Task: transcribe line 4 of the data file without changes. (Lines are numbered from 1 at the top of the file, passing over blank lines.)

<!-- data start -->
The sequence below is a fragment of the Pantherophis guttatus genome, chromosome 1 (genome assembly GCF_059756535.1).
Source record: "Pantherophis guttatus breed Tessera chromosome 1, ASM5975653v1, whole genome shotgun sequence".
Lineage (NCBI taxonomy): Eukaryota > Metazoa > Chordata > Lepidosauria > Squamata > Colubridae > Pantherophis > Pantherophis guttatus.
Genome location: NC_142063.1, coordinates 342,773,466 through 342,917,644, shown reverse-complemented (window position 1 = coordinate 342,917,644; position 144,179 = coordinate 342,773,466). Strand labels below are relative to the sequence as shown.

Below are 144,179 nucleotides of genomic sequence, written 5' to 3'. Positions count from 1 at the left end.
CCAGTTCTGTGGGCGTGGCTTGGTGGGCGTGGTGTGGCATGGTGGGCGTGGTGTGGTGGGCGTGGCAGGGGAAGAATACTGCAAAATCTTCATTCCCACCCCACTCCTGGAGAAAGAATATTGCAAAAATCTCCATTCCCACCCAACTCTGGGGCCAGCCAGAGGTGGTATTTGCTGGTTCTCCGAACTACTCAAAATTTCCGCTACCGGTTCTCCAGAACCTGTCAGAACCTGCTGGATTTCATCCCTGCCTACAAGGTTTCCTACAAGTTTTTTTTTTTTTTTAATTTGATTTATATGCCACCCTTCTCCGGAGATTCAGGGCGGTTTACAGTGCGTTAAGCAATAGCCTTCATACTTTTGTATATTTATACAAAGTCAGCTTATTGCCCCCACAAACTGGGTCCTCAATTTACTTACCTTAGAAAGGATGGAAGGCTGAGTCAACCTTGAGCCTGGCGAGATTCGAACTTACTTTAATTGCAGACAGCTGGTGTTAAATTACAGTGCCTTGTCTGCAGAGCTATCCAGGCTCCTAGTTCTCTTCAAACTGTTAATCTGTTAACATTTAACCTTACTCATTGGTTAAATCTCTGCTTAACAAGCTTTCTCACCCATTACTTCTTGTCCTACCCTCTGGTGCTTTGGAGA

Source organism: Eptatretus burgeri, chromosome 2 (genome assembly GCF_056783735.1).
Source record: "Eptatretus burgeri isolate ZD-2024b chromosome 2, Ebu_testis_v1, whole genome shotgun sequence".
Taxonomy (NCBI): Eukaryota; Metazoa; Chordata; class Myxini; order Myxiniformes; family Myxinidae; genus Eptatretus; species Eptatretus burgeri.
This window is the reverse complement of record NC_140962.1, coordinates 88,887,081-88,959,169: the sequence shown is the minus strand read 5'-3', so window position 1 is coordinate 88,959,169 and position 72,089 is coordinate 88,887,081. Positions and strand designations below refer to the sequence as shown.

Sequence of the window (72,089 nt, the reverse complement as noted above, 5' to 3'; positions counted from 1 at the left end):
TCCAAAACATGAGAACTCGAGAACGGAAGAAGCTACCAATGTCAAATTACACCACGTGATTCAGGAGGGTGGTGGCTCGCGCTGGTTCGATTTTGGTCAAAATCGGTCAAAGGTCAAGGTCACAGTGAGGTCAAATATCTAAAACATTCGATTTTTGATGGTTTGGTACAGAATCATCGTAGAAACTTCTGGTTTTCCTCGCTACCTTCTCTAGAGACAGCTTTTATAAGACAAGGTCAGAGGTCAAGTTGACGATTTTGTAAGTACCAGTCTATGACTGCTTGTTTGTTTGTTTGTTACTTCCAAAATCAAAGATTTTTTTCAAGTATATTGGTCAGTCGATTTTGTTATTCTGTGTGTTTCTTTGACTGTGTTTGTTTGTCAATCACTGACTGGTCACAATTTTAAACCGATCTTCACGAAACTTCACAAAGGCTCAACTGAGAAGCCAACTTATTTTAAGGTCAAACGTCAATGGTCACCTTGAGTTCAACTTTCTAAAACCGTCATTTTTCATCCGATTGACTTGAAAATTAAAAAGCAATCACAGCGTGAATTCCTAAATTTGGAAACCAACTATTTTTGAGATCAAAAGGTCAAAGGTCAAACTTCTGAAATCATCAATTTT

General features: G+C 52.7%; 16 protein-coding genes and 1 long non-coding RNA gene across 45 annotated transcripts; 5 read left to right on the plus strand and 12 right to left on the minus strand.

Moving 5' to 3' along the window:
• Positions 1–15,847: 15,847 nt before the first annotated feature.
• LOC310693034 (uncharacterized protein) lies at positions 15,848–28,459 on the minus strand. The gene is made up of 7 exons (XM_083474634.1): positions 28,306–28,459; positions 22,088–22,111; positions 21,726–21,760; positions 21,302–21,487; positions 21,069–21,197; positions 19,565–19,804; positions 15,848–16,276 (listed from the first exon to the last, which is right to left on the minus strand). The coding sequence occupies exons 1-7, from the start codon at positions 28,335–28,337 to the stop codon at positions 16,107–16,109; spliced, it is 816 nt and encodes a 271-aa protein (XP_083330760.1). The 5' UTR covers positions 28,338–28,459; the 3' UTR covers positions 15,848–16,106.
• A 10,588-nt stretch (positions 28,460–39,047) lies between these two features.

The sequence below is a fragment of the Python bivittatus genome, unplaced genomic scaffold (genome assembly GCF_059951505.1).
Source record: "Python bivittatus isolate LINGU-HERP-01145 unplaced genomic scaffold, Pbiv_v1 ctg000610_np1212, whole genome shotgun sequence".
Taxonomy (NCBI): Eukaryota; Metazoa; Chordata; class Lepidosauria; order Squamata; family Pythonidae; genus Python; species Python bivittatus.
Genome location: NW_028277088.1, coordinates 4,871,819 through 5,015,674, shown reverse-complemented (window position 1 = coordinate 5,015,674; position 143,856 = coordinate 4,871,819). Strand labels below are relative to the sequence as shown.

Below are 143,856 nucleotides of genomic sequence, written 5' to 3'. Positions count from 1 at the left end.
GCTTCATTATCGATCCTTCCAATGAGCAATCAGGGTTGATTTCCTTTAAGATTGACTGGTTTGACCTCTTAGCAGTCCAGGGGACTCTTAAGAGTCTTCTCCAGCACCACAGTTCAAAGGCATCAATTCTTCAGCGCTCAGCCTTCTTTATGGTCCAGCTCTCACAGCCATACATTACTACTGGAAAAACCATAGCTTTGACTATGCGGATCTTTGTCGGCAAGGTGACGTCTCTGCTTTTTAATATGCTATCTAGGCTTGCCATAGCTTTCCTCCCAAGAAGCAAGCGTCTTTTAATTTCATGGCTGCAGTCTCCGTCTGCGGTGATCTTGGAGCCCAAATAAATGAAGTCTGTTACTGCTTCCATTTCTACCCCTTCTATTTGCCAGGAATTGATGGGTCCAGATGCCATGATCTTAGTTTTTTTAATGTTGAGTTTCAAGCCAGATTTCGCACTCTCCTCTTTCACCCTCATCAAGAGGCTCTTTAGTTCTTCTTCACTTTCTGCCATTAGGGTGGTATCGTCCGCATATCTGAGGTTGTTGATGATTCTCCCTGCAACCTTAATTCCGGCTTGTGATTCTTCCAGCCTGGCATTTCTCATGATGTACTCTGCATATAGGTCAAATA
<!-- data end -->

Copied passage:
Genome location: NC_142063.1, coordinates 342,773,466 through 342,917,644, shown reverse-complemented (window position 1 = coordinate 342,917,644; position 144,179 = coordinate 342,773,466). Strand labels below are relative to the sequence as shown.